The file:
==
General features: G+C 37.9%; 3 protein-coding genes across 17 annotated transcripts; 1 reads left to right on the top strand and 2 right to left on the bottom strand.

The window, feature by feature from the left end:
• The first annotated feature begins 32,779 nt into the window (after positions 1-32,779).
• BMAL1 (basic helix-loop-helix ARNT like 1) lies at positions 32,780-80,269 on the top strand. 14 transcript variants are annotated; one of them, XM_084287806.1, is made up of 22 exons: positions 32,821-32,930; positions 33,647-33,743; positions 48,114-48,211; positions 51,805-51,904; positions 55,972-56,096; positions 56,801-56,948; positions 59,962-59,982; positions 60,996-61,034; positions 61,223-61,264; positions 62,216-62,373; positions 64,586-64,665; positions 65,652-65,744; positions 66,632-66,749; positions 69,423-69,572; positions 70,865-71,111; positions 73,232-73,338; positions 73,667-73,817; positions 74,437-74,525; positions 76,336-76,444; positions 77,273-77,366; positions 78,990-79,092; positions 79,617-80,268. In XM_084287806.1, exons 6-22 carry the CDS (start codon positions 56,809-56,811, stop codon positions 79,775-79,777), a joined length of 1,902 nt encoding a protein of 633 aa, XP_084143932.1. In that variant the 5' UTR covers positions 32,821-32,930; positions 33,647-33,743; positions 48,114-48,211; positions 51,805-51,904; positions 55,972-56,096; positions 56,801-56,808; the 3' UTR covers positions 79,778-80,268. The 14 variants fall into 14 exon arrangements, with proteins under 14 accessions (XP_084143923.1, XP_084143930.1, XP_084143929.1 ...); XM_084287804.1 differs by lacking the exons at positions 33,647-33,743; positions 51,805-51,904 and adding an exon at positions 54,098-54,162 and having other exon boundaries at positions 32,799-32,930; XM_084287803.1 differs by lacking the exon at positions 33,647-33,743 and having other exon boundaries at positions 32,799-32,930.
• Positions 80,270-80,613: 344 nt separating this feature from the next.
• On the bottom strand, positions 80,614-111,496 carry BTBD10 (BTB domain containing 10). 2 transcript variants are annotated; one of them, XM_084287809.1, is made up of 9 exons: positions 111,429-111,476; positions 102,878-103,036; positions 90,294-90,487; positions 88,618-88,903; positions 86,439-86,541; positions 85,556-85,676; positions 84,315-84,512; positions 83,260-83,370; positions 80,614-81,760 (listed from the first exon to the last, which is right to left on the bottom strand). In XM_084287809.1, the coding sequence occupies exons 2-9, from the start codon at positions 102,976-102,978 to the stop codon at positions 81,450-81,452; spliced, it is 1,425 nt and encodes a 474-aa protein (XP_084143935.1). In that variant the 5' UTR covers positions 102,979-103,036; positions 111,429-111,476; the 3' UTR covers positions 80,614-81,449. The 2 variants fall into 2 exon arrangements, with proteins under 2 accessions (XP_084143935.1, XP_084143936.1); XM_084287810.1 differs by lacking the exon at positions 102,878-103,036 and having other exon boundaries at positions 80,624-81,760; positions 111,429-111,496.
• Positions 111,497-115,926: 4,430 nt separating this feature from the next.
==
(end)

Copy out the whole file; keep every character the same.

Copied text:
General features: G+C 37.9%; 3 protein-coding genes across 17 annotated transcripts; 1 reads left to right on the top strand and 2 right to left on the bottom strand.

The window, feature by feature from the left end:
• The first annotated feature begins 32,779 nt into the window (after positions 1-32,779).
• BMAL1 (basic helix-loop-helix ARNT like 1) lies at positions 32,780-80,269 on the top strand. 14 transcript variants are annotated; one of them, XM_084287806.1, is made up of 22 exons: positions 32,821-32,930; positions 33,647-33,743; positions 48,114-48,211; positions 51,805-51,904; positions 55,972-56,096; positions 56,801-56,948; positions 59,962-59,982; positions 60,996-61,034; positions 61,223-61,264; positions 62,216-62,373; positions 64,586-64,665; positions 65,652-65,744; positions 66,632-66,749; positions 69,423-69,572; positions 70,865-71,111; positions 73,232-73,338; positions 73,667-73,817; positions 74,437-74,525; positions 76,336-76,444; positions 77,273-77,366; positions 78,990-79,092; positions 79,617-80,268. In XM_084287806.1, exons 6-22 carry the CDS (start codon positions 56,809-56,811, stop codon positions 79,775-79,777), a joined length of 1,902 nt encoding a protein of 633 aa, XP_084143932.1. In that variant the 5' UTR covers positions 32,821-32,930; positions 33,647-33,743; positions 48,114-48,211; positions 51,805-51,904; positions 55,972-56,096; positions 56,801-56,808; the 3' UTR covers positions 79,778-80,268. The 14 variants fall into 14 exon arrangements, with proteins under 14 accessions (XP_084143923.1, XP_084143930.1, XP_084143929.1 ...); XM_084287804.1 differs by lacking the exons at positions 33,647-33,743; positions 51,805-51,904 and adding an exon at positions 54,098-54,162 and having other exon boundaries at positions 32,799-32,930; XM_084287803.1 differs by lacking the exon at positions 33,647-33,743 and having other exon boundaries at positions 32,799-32,930.
• Positions 80,270-80,613: 344 nt separating this feature from the next.
• On the bottom strand, positions 80,614-111,496 carry BTBD10 (BTB domain containing 10). 2 transcript variants are annotated; one of them, XM_084287809.1, is made up of 9 exons: positions 111,429-111,476; positions 102,878-103,036; positions 90,294-90,487; positions 88,618-88,903; positions 86,439-86,541; positions 85,556-85,676; positions 84,315-84,512; positions 83,260-83,370; positions 80,614-81,760 (listed from the first exon to the last, which is right to left on the bottom strand). In XM_084287809.1, the coding sequence occupies exons 2-9, from the start codon at positions 102,976-102,978 to the stop codon at positions 81,450-81,452; spliced, it is 1,425 nt and encodes a 474-aa protein (XP_084143935.1). In that variant the 5' UTR covers positions 102,979-103,036; positions 111,429-111,476; the 3' UTR covers positions 80,614-81,449. The 2 variants fall into 2 exon arrangements, with proteins under 2 accessions (XP_084143935.1, XP_084143936.1); XM_084287810.1 differs by lacking the exon at positions 102,878-103,036 and having other exon boundaries at positions 80,624-81,760; positions 111,429-111,496.
• Positions 111,497-115,926: 4,430 nt separating this feature from the next.